Actually I learned right away that the origin came from a much more interesting source. The theme fit perfectly with the strange twists and turns that so interest the 12MC audience. Snowflake traced its founding to two Mormon pioneers, Erastus Snow and William Flake. They simply combined their names to create Snowflake. I could think of a lot of surnames that would produce much worse combinations. Maybe that will be a future topic. Anyone with entertaining fictional names should feel free to place them in the comments. Maybe we can start our own town.
About Those Founders
Erastus Snow. Photo by brewbooks on Flickr (cc)
So Snow + Flake = Snowflake. Now we know the secret and we can end this article, right? Not so fast. The two people involved, Snow and Flake, were pretty interesting too.
Erastus Snow probably made the greater contributions to the LDS Church. Snowflake represented only one of his many achievements. He became a missionary during the earliest days of the Church, including his outreach in search of converts in Scandinavia in 1849. Snow also held a number of Mormon leadership positions and served on the Quorum of the Twelve Apostles. He led efforts to establish Mormon colonies all over the southwest including Colorado, New Mexico and Arizona, as well as founding the city of St. George in Utah. He also served as inspiration for the naming of Snow Canyon State Park and Snow College in his honor, and his bust stands outside of the St. George Tabernacle in St. George (map).
William Jordan Flake, while not quite as accomplished, still achieved a lot in his lifetime. His parents joined the LDS while he was a young child and he traveled across the continent as an overland pioneer when he was nine years old. Brigham Young called on him to establish a settlement in northern Arizona in 1877, so he set off on that mission, meeting up with Erastus Snow and founding Snowflake the following year. His renown came later, briefly serving time in the Arizona Territorial prison in Yuma for polygamy. Flake lived a long time, surviving into the 1930’s when he passed away in Snowflake, the town he inspired. He left numerous descendants including United States Senator Jeff Flake from Arizona, his great-great grandson.
Twelve Mile Circle felt like playing games. More to the point, I’d collected a few town names tied to games that I wanted to share. I did something similar awhile ago with the sport of Lawn Bowls, a particularly popular choice for names. Atlantic City also made the cut with Monopoly although the town inspired the game rather than the other way around.
Show Low, Arizona
Cooley and Clark card game statue. Photo by TJ from AZ on Flickr (cc)
Show Low got me thinking. I’d spotted the town in eastern Arizona’s Apache-Sitgreaves National Forest. I figured it hid an interesting story given its strange name and indeed it did. Two ranchers, Corydon Cooley and Marion Clark, owned a large property jointly in 1876. They discovered, however, that it wouldn’t support both of their families. Neither wanted to leave so they let fate pick the winner with a poker game. As the Town’s website explained,
Show Low was named after a marathon poker game played between two early settlers. They decided there wasn’t enough room for both of them in the community and agreed to let a game of cards decide who was to get the 100,000 acre ranch and who was to move on. According to the story, one of them said, "If you can show low, you win." The other one turned up the deuce of clubs and replied, "show low it is."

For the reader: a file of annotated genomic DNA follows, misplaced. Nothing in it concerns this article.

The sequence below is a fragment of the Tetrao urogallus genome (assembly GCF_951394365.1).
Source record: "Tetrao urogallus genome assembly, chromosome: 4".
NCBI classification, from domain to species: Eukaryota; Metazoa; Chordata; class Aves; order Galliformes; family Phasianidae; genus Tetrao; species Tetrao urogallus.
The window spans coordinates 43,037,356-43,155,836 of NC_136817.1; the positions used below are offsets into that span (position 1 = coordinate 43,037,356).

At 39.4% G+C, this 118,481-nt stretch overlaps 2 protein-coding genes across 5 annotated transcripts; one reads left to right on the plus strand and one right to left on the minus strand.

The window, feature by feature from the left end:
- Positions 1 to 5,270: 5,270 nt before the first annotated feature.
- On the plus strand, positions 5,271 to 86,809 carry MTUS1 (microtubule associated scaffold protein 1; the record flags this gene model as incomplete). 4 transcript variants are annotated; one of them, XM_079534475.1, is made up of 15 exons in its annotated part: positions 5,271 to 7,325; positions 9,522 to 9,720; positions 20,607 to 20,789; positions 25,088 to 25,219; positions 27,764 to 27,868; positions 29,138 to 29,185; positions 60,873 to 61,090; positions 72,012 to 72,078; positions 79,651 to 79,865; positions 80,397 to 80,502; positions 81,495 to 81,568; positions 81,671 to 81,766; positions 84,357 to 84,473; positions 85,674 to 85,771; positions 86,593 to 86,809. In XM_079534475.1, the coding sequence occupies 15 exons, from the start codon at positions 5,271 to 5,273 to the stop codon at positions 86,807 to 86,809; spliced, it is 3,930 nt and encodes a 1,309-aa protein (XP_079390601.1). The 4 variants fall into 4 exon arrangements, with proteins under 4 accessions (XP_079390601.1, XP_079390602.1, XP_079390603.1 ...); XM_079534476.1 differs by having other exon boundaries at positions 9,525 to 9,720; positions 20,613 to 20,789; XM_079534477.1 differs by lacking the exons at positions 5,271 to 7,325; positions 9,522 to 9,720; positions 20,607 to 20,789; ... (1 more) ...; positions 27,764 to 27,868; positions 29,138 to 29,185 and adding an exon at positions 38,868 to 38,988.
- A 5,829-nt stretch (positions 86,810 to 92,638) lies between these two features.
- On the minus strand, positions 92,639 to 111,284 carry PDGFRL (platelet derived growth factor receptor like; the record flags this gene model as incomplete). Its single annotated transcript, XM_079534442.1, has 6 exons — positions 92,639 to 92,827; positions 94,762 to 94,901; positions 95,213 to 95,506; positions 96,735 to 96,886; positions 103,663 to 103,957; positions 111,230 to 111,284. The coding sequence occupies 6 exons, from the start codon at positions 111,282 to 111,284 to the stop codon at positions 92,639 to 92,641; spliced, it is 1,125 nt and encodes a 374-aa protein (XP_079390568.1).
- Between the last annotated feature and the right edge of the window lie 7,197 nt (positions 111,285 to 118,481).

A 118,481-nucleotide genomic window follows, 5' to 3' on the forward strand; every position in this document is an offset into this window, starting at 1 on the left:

Nothing could go lower than the deuce of clubs so the game ended. Cooley won. He renamed the ranch Show Low to commemorate his victory and the town later adopted it. That seemed fitting in the Old West where stories like those abounded. The town embraced its history too. They called their primary road, a segment of U.S. Route 60, Deuce of Clubs (map). Lots of local businesses used the name and the town logo featured an appropriate playing card.
Truth or Consequences, New Mexico
Ralph Edwards park gazebo. Photo by Tim Kuzdrowski on Flickr (cc)
The map said Truth or Consequences although locals called it T or C (map). Either way, it definitely seemed like an odd name for a town. I thought I’d mentioned this one before, however it seemed that it never actually made it into a 12MC article. Loyal reader Peter did mention T or C in a comment about a year ago referring to its old name, Hot Springs. Well, Hot Springs certainly sounded normal, so what happened?
I supposed with a relatively common name like Hot Springs, the town wanted to try something a little bit more unusual. A radio program popular at the time, Truth or Consequences, offered a contest. Its host, Ralph Edwards, would broadcast the show’s 10th anniversary episode live from any town that would change its name to match the show. Hot Springs jumped at the chance and the broadcast took place on April 1, 1950. The town impressed Edwards so much that he returned every May for the next half-century for an Annual Fiesta. T or C returned the love, naming an auditorium and a park for Edwards.
Poker Flat and The Shores of Poker Flat, California
Bret Harte (by Sarony, 1872). Wikimedia Commons, in the public domain
Bret Harte wrote colorful stories of the California Gold Rush in the second half of the 19th Century. He published one his most famous short stories "The Outcasts of Poker Flat" in Overland Monthly magazine in 1869. Go ahead and read it. This shouldn’t take more than about ten minutes. I’ll wait for you until you get back.
A community called The Shores of Poker Flat claimed to be the inspiration for the story. It even included a Bret Harte Drive (map). However, evidence seemed to point to another Poker Flat found elsewhere in California (map). That one became a ghost town many decades ago.
You didn’t read the story, did you? Let me synopsize. A gold rush town wished to rid itself of negative influences. They hanged a couple of miscreants and exiled four others. The exiles left town, warned to stay away forever. They trudged into the mountains and met a couple traveling in the opposite direction. Tired, the expanded group set camp in an abandoned cabin as it began to snow. They remained trapped for several days as provisions waned and stakes became increasingly desperate. One of the prime characters, the professional gambler John Oakhurst, was found dead at the end of the story. He’d committed suicide "with a Derringer by his side and a bullet in his heart." There he sat beneath a pine tree, with "the deuce of clubs pinned to the bark with a bowie-knife."
There was that deuce of clubs again. He showed low, his luck ran out.